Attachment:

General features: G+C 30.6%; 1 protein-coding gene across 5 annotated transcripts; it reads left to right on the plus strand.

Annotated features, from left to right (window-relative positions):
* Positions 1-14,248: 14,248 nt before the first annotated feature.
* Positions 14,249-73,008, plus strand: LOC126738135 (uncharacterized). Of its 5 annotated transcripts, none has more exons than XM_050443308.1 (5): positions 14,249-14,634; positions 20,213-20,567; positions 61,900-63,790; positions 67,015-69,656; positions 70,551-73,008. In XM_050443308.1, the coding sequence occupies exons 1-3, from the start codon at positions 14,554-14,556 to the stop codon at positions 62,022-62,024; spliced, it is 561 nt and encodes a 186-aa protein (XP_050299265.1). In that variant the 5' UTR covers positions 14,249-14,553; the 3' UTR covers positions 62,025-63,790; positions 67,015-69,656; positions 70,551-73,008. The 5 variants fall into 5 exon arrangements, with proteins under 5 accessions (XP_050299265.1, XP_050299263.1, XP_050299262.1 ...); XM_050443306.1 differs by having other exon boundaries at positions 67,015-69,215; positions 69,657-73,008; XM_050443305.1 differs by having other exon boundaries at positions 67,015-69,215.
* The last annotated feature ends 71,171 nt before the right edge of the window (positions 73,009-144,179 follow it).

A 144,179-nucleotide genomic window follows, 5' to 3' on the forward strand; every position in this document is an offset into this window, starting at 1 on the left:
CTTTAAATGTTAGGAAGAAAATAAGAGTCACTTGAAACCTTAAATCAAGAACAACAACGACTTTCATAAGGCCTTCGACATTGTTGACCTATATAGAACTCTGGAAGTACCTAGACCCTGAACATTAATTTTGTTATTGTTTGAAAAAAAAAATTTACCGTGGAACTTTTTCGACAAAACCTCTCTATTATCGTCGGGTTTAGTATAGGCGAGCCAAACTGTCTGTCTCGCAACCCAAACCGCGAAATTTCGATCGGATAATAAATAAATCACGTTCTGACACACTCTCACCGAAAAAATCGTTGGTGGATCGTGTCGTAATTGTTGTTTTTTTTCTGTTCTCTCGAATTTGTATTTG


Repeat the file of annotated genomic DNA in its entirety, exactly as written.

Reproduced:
General features: G+C 30.6%; 1 protein-coding gene across 5 annotated transcripts; it reads left to right on the plus strand.

Annotated features, from left to right (window-relative positions):
* Positions 1-14,248: 14,248 nt before the first annotated feature.
* Positions 14,249-73,008, plus strand: LOC126738135 (uncharacterized). Of its 5 annotated transcripts, none has more exons than XM_050443308.1 (5): positions 14,249-14,634; positions 20,213-20,567; positions 61,900-63,790; positions 67,015-69,656; positions 70,551-73,008. In XM_050443308.1, the coding sequence occupies exons 1-3, from the start codon at positions 14,554-14,556 to the stop codon at positions 62,022-62,024; spliced, it is 561 nt and encodes a 186-aa protein (XP_050299265.1). In that variant the 5' UTR covers positions 14,249-14,553; the 3' UTR covers positions 62,025-63,790; positions 67,015-69,656; positions 70,551-73,008. The 5 variants fall into 5 exon arrangements, with proteins under 5 accessions (XP_050299265.1, XP_050299263.1, XP_050299262.1 ...); XM_050443306.1 differs by having other exon boundaries at positions 67,015-69,215; positions 69,657-73,008; XM_050443305.1 differs by having other exon boundaries at positions 67,015-69,215.
* The last annotated feature ends 71,171 nt before the right edge of the window (positions 73,009-144,179 follow it).

A 144,179-nucleotide genomic window follows, 5' to 3' on the forward strand; every position in this document is an offset into this window, starting at 1 on the left:
CTTTAAATGTTAGGAAGAAAATAAGAGTCACTTGAAACCTTAAATCAAGAACAACAACGACTTTCATAAGGCCTTCGACATTGTTGACCTATATAGAACTCTGGAAGTACCTAGACCCTGAACATTAATTTTGTTATTGTTTGAAAAAAAAAATTTACCGTGGAACTTTTTCGACAAAACCTCTCTATTATCGTCGGGTTTAGTATAGGCGAGCCAAACTGTCTGTCTCGCAACCCAAACCGCGAAATTTCGATCGGATAATAAATAAATCACGTTCTGACACACTCTCACCGAAAAAATCGTTGGTGGATCGTGTCGTAATTGTTGTTTTTTTTCTGTTCTCTCGAATTTGTATTTG